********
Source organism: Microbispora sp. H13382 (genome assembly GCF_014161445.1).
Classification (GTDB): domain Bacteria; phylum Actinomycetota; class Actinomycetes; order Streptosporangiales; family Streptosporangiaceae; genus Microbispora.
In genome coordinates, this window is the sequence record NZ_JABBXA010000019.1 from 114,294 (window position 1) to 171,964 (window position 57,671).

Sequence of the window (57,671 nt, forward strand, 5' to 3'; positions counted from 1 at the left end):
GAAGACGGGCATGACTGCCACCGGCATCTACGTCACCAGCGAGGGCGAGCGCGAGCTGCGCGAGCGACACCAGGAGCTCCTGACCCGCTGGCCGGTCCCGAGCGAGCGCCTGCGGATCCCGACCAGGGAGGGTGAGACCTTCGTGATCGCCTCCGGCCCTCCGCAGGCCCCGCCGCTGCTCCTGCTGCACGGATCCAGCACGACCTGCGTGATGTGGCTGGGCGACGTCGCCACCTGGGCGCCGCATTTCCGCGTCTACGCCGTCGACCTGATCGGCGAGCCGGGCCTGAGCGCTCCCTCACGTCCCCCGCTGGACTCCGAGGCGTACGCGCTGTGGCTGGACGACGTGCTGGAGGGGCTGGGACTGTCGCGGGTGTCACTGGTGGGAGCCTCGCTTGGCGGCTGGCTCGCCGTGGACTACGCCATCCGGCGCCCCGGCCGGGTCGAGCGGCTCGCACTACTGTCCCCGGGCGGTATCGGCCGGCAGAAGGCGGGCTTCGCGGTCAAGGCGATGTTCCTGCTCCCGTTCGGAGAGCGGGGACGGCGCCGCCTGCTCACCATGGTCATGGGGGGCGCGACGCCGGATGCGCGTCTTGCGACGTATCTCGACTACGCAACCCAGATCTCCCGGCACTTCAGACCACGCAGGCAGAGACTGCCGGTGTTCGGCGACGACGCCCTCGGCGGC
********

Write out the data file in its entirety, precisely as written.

Source organism: Microbispora sp. H13382 (genome assembly GCF_014161445.1).
Classification (GTDB): domain Bacteria; phylum Actinomycetota; class Actinomycetes; order Streptosporangiales; family Streptosporangiaceae; genus Microbispora.
In genome coordinates, this window is the sequence record NZ_JABBXA010000019.1 from 114,294 (window position 1) to 171,964 (window position 57,671).

Sequence of the window (57,671 nt, forward strand, 5' to 3'; positions counted from 1 at the left end):
GAAGACGGGCATGACTGCCACCGGCATCTACGTCACCAGCGAGGGCGAGCGCGAGCTGCGCGAGCGACACCAGGAGCTCCTGACCCGCTGGCCGGTCCCGAGCGAGCGCCTGCGGATCCCGACCAGGGAGGGTGAGACCTTCGTGATCGCCTCCGGCCCTCCGCAGGCCCCGCCGCTGCTCCTGCTGCACGGATCCAGCACGACCTGCGTGATGTGGCTGGGCGACGTCGCCACCTGGGCGCCGCATTTCCGCGTCTACGCCGTCGACCTGATCGGCGAGCCGGGCCTGAGCGCTCCCTCACGTCCCCCGCTGGACTCCGAGGCGTACGCGCTGTGGCTGGACGACGTGCTGGAGGGGCTGGGACTGTCGCGGGTGTCACTGGTGGGAGCCTCGCTTGGCGGCTGGCTCGCCGTGGACTACGCCATCCGGCGCCCCGGCCGGGTCGAGCGGCTCGCACTACTGTCCCCGGGCGGTATCGGCCGGCAGAAGGCGGGCTTCGCGGTCAAGGCGATGTTCCTGCTCCCGTTCGGAGAGCGGGGACGGCGCCGCCTGCTCACCATGGTCATGGGGGGCGCGACGCCGGATGCGCGTCTTGCGACGTATCTCGACTACGCAACCCAGATCTCCCGGCACTTCAGACCACGCAGGCAGAGACTGCCGGTGTTCGGCGACGACGCCCTCGGCGGC